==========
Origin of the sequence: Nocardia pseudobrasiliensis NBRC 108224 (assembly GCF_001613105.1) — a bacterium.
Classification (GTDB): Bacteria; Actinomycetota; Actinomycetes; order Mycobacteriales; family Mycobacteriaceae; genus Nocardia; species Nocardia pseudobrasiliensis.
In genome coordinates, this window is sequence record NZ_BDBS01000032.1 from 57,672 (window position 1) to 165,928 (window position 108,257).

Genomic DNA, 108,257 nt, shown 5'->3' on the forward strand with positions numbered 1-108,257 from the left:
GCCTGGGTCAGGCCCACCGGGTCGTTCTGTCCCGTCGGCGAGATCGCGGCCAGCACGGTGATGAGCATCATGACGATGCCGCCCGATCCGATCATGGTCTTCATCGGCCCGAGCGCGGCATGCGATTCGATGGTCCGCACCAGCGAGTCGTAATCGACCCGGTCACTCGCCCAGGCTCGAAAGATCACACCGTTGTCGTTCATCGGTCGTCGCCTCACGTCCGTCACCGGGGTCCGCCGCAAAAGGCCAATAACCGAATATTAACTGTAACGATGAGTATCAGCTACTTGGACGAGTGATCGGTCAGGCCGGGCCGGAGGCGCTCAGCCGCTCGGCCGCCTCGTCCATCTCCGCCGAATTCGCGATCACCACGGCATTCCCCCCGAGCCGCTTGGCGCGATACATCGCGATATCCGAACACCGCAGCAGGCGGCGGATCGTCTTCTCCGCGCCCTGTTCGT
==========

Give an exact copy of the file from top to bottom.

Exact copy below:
Origin of the sequence: Nocardia pseudobrasiliensis NBRC 108224 (assembly GCF_001613105.1) — a bacterium.
Classification (GTDB): Bacteria; Actinomycetota; Actinomycetes; order Mycobacteriales; family Mycobacteriaceae; genus Nocardia; species Nocardia pseudobrasiliensis.
In genome coordinates, this window is sequence record NZ_BDBS01000032.1 from 57,672 (window position 1) to 165,928 (window position 108,257).

Genomic DNA, 108,257 nt, shown 5'->3' on the forward strand with positions numbered 1-108,257 from the left:
GCCTGGGTCAGGCCCACCGGGTCGTTCTGTCCCGTCGGCGAGATCGCGGCCAGCACGGTGATGAGCATCATGACGATGCCGCCCGATCCGATCATGGTCTTCATCGGCCCGAGCGCGGCATGCGATTCGATGGTCCGCACCAGCGAGTCGTAATCGACCCGGTCACTCGCCCAGGCTCGAAAGATCACACCGTTGTCGTTCATCGGTCGTCGCCTCACGTCCGTCACCGGGGTCCGCCGCAAAAGGCCAATAACCGAATATTAACTGTAACGATGAGTATCAGCTACTTGGACGAGTGATCGGTCAGGCCGGGCCGGAGGCGCTCAGCCGCTCGGCCGCCTCGTCCATCTCCGCCGAATTCGCGATCACCACGGCATTCCCCCCGAGCCGCTTGGCGCGATACATCGCGATATCCGAACACCGCAGCAGGCGGCGGATCGTCTTCTCCGCGCCCTGTTCGT